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Radiographics. 2017 Nov-Dec;37(7):2181-2201. doi: 10.1148/rg.2017170012.

Traumatic Hip Dislocation: What the Orthopedic Surgeon Wants to Know.

Author information

1
From the Department of Radiology (J.C.M., R.A.M., A.D.S., B.K.), Division of Musculoskeletal Imaging and Intervention (J.C.M.), Division of Emergency Radiology (A.D.S., B.K.), and Department of Orthopedic Surgery (M.J.W., M.B.H.), Brigham and Women's Hospital, Harvard Medical School, 75 Francis St, Boston, MA 02115.

Abstract

Hip dislocation is an important orthopedic emergency usually seen in young patients who have experienced high-energy trauma, often resulting in significant long-term morbidity. Rapid identification and reduction is critical, as prolonged dislocation increases the risk of developing avascular necrosis of the femoral head, and posttraumatic osteoarthritis is a common complication, even in the absence of associated fractures. Identification and timely management of hip dislocation are highly dependent on imaging, both at presentation and after attempted reduction. It is imperative for the radiologist to understand imaging features that guide management of hip dislocation to ensure timely identification, characterization, and communication of clinically relevant results. Although the importance of prompt identification of hip dislocation is universally recognized, the significance of imaging features that guide correct management and are thought to prevent complications is less emphasized in the radiology literature. In this article, the authors review the anatomy of the hip, common injury mechanisms for various types of dislocations, and imaging findings for associated injuries. They review the most commonly used classification systems and propose a simplified checklist approach to hip dislocation to aid rapid interpretation and communication of the most clinically relevant imaging features to the treating orthopedic surgeon. ©RSNA, 2017.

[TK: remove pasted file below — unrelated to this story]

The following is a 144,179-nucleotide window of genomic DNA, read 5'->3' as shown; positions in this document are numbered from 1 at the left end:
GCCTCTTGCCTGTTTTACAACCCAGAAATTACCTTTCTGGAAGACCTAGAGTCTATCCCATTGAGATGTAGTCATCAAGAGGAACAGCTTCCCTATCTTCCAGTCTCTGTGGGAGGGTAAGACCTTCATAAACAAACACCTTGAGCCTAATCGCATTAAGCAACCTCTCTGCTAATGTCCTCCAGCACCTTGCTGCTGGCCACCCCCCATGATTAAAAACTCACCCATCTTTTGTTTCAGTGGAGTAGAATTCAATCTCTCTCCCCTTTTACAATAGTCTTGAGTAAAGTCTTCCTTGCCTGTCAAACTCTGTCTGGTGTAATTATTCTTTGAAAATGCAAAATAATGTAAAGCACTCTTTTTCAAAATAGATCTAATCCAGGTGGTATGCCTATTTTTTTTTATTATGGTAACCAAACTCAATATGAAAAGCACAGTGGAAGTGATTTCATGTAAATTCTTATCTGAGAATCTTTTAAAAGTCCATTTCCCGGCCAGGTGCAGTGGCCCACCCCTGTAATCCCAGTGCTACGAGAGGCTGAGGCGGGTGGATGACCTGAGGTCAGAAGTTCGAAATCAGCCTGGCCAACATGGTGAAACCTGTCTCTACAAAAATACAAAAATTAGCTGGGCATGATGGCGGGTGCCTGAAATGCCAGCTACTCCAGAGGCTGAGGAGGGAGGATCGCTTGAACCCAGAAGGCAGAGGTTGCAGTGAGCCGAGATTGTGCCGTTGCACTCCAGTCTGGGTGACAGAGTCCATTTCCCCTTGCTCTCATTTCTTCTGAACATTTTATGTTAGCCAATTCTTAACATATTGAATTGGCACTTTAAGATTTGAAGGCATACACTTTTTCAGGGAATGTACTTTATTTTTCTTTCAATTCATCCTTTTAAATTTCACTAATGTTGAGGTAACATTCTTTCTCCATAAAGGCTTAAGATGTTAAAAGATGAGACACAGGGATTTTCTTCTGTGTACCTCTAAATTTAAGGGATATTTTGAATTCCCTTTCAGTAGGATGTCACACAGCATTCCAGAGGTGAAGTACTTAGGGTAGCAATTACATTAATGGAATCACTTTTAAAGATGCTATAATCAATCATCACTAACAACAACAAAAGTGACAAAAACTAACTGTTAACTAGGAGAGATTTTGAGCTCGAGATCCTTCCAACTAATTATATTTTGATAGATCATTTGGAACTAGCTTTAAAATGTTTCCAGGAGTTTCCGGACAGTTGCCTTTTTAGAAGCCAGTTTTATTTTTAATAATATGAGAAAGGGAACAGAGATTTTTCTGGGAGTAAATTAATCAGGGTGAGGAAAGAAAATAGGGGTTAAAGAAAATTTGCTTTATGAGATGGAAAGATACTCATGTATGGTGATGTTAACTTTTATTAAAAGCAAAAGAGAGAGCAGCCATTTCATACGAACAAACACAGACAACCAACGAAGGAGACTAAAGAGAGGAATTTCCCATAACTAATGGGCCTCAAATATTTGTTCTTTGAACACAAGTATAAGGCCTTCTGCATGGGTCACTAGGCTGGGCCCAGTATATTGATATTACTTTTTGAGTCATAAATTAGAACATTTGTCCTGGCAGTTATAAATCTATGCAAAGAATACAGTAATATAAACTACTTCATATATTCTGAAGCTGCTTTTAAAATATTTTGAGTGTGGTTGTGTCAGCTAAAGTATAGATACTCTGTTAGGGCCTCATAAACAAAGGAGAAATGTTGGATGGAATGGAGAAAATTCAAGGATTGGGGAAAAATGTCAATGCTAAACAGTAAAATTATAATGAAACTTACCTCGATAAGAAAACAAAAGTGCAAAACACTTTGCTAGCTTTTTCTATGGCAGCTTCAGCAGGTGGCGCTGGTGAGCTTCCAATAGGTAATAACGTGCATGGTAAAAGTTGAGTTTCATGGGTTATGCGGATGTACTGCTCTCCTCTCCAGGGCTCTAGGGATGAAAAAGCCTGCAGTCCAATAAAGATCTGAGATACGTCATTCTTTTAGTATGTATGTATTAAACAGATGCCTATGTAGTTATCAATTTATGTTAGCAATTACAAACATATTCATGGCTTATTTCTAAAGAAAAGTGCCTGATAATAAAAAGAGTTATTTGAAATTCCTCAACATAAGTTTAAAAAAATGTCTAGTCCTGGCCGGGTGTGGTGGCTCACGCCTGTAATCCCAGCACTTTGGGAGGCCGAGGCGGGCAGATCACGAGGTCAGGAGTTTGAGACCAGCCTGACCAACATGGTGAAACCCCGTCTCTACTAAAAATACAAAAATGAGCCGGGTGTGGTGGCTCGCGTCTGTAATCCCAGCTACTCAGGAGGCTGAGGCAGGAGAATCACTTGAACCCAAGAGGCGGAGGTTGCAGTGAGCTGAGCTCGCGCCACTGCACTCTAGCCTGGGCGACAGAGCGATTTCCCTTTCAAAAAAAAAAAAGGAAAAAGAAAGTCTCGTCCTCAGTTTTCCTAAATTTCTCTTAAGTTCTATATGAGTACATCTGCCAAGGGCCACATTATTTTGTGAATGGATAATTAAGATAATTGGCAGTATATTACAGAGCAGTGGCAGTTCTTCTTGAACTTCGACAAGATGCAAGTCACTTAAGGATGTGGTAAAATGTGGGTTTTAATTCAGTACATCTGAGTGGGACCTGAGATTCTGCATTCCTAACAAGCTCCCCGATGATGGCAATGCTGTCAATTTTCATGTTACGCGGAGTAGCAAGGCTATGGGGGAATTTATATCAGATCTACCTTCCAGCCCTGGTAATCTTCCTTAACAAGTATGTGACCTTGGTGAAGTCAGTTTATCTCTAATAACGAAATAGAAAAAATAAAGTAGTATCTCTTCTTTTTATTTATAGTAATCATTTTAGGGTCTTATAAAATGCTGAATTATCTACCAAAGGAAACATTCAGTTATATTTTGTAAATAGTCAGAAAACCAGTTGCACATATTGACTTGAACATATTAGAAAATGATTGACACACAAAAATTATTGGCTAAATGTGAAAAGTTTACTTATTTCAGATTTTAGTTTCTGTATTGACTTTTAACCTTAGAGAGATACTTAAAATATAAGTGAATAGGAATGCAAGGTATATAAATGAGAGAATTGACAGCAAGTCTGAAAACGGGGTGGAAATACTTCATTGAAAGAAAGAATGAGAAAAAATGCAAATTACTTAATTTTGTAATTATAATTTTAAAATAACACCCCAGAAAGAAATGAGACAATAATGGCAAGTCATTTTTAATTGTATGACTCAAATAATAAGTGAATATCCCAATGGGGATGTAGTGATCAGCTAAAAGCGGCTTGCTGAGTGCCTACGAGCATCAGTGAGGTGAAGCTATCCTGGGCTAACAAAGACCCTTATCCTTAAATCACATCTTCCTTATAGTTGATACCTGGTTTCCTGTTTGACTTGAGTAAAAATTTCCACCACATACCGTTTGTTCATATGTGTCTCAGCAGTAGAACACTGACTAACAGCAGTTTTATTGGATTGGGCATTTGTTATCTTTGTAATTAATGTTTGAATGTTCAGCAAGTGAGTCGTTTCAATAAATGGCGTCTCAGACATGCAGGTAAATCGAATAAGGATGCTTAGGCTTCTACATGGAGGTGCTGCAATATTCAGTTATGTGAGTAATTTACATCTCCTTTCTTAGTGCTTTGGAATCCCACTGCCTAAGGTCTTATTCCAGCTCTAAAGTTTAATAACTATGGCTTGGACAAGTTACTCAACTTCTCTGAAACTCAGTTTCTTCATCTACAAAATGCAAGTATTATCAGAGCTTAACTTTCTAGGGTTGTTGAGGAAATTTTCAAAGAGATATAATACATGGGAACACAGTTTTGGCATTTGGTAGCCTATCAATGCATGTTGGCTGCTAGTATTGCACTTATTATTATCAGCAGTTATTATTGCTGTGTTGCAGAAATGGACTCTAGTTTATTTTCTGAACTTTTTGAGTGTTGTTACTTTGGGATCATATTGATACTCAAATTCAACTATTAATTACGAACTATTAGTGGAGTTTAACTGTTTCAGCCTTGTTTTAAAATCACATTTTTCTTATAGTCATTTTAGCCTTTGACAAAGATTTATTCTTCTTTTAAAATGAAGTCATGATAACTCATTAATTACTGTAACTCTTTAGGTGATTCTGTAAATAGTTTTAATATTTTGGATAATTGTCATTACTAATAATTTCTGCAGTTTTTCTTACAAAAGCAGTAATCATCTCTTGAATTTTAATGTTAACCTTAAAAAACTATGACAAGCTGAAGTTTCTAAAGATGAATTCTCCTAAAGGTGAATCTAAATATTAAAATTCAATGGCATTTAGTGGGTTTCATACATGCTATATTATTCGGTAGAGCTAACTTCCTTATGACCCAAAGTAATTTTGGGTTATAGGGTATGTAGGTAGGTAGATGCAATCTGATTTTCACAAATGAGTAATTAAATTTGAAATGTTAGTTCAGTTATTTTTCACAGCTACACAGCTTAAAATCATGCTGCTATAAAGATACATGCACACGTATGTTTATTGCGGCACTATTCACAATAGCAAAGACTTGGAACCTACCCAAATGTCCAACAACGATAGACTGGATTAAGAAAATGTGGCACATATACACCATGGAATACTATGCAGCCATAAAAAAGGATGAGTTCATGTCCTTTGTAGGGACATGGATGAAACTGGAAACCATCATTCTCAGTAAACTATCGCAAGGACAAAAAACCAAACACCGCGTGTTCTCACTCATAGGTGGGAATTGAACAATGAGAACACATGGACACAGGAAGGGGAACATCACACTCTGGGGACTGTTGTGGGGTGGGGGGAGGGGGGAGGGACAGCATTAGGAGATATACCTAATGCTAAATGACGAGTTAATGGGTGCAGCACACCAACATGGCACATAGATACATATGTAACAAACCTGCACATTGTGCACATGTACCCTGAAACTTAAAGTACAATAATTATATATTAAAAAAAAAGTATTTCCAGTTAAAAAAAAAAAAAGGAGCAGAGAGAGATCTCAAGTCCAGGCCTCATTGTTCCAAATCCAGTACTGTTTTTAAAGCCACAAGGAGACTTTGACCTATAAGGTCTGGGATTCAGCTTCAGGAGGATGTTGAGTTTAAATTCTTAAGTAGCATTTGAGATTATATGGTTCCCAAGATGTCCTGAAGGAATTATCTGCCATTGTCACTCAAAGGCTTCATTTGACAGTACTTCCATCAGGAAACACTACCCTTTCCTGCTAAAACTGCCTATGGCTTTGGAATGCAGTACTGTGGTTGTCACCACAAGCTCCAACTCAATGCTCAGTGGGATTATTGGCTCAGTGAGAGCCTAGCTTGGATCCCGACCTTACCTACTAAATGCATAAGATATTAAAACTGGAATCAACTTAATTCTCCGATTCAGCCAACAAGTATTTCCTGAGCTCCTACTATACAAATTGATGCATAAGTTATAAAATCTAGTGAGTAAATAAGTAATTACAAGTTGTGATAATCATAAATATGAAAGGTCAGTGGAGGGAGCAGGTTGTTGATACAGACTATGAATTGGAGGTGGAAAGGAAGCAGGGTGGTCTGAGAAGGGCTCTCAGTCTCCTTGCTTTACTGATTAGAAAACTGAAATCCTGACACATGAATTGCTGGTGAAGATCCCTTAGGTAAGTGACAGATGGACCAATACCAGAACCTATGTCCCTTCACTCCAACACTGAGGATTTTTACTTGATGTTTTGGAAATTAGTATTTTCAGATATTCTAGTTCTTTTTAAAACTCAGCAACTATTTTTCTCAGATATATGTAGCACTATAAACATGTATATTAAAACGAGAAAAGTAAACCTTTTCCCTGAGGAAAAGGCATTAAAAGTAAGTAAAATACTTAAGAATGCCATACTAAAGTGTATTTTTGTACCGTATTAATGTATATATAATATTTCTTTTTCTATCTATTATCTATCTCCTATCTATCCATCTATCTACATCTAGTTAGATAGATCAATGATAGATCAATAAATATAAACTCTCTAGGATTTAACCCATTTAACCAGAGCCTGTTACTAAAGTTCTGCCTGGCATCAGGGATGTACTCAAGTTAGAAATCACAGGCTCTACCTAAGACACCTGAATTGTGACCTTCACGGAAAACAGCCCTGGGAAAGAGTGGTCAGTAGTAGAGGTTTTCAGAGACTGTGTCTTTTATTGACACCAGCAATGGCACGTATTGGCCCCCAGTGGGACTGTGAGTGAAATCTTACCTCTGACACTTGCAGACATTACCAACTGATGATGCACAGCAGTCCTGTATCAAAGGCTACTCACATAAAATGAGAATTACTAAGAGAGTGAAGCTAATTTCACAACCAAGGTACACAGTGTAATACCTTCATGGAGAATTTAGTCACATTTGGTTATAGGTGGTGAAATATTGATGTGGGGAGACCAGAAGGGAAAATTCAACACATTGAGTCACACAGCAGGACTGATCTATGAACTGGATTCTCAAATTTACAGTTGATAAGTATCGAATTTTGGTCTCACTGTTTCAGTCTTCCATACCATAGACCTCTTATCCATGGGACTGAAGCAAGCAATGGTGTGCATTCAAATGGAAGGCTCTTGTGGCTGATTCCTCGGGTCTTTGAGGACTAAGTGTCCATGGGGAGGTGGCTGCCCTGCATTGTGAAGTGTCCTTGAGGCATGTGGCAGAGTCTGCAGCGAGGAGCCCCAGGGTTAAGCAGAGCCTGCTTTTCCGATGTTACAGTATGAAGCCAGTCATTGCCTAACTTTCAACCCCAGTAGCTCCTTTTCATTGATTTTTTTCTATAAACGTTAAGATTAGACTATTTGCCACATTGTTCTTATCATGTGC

PMID:
29131775
DOI:
10.1148/rg.2017170012
[Indexed for MEDLINE]

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